Idaho SC sides with mortgage registry in wrongful foreclosure case
, Plaintiff Leslie Jensen-Edwards sued to stop nonjudicial foreclosure proceedings based on the contention that MERS, which was the named beneficiary as nominee for the lender, cannot legally act as the beneficiary.
The defendants — Mortgage Electronic Registration Systems Inc., Quality Loan Services Corp. of Washington and Pioneer Lender Trustee Services LLC — moved to dismiss the action on the ground that the complaint did not state a claim upon which relief could be granted.
An Idaho district court agreed, entering judgment in favor of the defendants.
Justice Daniel Eismann, writing for the state’s high court, agreed with the trial judge’s ruling.
The defendants, the court concluded, complied with the state’s Deed of Trust Act when foreclosing non-judicially and MERS was the beneficiary of the deed of trust with the authority to appoint the successor trustee who initiated the non-judicial foreclosure proceedings.
American Fork Resident Sentenced for Defrauding Financial Institution and ...
The case is part of the investigation of mortgage fraud activity related to Crestwood Homes, which involved multiple defendants who bought and sold real estate in order to “flip” it, or gain profits from the sales. Crestwood Homes was a residential builder in the Treasure Valley that filed for bankruptcy in July 2008. After doing so, it was discovered that individuals associated with Crestwood were involved in submitting fraudulent residential loan applications to lenders. The financial institutions and mortgage lenders incurred substantial losses on the loan transactions.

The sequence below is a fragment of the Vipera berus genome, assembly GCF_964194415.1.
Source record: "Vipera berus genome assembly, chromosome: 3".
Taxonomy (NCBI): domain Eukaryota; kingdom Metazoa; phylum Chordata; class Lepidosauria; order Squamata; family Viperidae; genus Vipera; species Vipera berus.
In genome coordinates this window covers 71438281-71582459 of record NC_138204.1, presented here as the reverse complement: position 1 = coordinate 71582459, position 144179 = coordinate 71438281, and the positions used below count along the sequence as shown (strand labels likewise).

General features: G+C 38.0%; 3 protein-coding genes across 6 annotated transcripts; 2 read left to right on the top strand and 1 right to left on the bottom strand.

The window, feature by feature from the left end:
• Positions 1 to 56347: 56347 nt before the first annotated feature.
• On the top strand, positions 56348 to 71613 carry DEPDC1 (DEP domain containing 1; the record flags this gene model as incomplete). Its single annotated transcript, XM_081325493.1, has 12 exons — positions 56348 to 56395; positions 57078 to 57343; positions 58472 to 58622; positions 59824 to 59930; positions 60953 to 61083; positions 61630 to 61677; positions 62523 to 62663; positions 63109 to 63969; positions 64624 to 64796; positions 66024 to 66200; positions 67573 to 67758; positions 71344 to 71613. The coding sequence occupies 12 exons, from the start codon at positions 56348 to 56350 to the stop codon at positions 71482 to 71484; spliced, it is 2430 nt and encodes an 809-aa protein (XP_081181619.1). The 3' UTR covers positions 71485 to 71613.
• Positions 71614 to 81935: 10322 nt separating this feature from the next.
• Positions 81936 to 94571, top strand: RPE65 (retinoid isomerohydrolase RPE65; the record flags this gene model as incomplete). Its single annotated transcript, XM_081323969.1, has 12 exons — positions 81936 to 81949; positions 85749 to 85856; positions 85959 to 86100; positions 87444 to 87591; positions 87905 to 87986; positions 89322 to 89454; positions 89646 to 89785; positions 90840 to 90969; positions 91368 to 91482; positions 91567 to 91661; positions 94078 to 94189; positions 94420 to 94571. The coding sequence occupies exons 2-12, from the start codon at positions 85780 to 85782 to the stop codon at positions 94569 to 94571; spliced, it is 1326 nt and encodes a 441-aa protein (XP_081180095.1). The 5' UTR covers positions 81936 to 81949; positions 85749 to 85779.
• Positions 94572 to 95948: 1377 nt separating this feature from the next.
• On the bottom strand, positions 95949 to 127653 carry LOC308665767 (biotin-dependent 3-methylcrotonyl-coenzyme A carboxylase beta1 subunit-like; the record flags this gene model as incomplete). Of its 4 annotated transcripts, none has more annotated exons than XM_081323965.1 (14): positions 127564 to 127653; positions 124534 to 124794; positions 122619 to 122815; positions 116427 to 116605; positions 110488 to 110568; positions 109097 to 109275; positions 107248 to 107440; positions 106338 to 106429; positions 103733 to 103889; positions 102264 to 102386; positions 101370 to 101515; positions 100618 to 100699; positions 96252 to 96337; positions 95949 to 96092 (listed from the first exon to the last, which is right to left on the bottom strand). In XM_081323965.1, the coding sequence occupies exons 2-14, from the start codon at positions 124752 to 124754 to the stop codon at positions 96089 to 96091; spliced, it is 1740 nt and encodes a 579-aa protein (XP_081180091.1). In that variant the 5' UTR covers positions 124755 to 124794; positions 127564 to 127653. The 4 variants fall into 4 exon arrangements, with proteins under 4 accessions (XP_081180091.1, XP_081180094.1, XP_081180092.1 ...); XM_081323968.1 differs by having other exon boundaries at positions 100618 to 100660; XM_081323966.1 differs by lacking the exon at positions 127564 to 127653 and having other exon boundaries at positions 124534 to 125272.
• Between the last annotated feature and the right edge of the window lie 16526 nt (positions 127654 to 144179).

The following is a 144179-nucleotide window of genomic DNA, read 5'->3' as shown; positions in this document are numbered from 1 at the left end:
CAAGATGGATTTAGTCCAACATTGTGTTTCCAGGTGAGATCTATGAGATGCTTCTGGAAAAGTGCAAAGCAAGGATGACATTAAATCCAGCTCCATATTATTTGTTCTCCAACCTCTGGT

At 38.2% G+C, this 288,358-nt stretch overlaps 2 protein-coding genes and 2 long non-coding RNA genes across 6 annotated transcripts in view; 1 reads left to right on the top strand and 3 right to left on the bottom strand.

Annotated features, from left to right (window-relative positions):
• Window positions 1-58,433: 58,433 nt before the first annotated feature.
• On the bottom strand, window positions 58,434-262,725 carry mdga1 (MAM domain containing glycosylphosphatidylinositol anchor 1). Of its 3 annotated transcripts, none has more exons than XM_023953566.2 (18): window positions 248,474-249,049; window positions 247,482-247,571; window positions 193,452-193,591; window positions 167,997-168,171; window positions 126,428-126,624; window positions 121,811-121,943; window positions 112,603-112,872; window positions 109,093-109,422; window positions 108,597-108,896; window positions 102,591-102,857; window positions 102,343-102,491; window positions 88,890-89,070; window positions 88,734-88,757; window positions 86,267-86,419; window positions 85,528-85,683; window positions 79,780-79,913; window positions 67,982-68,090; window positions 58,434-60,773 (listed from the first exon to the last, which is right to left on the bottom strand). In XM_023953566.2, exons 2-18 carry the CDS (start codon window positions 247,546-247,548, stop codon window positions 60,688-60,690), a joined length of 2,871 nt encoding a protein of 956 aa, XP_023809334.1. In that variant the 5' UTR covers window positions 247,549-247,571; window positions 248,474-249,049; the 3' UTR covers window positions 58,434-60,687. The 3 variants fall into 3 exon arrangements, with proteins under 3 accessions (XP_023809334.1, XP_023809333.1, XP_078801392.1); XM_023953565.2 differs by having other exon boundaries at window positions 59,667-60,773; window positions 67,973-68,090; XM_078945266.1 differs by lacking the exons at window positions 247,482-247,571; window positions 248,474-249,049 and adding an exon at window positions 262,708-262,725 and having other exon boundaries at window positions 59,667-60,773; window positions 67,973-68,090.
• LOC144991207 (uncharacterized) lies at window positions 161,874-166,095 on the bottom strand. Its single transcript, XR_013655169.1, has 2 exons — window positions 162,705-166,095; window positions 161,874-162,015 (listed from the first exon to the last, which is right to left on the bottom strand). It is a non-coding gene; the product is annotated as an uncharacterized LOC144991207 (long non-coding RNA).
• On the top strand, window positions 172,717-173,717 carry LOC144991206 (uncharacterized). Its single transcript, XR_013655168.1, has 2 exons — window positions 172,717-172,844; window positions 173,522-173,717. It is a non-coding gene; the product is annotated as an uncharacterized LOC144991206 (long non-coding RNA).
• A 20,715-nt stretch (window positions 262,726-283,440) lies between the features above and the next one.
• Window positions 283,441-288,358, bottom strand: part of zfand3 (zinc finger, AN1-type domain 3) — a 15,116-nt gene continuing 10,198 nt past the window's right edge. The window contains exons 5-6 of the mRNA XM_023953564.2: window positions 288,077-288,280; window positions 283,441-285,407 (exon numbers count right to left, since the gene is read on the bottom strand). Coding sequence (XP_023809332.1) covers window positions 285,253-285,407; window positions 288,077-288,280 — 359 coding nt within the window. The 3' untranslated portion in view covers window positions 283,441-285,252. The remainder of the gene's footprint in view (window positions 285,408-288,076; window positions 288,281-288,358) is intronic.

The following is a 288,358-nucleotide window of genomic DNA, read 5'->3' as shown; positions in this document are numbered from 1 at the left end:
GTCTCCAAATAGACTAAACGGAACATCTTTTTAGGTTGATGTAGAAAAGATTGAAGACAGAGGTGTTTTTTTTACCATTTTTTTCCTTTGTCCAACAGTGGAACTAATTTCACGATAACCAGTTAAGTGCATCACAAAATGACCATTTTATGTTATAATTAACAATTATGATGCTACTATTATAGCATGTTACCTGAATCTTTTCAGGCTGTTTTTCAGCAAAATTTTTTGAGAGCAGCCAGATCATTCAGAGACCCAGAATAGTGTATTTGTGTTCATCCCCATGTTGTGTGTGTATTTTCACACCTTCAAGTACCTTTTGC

The case was investigated by the Federal Bureau of Investigation and Internal Revenue Service-Criminal Investigation, with assistance provided by the Office of the United States Trustee and the Idaho Department of Insurance. The case is being prosecuted by the U.S. Attorney’s Office for the District of Idaho and the state of Idaho, Office of the Attorney General.
Today’s announcement is part of efforts underway by President Obama’s Financial Fraud Enforcement Task Force (FFETF), which was created in November 2009 to wage an aggressive, coordinated, and proactive effort to investigate and prosecute financial crimes. With more than 20 federal agencies, 94 U.S. attorneys’ offices, and state and local partners, it is the broadest coalition of law enforcement, investigatory, and regulatory agencies ever assembled to combat fraud. Since its formation, the task force has made great strides in facilitating increased investigation and prosecution of financial crimes; enhancing coordination and cooperation among federal, state, and local authorities; addressing discrimination in the lending and financial markets; and conducting outreach to the public, victims, financial institutions, and other organizations. Over the past three fiscal years, the Justice Department has filed more than 10,000 financial fraud cases against nearly 15,000 defendants, including more than 2,700 mortgage fraud defendants. For more information on the task force, visit www.stopfraud.gov .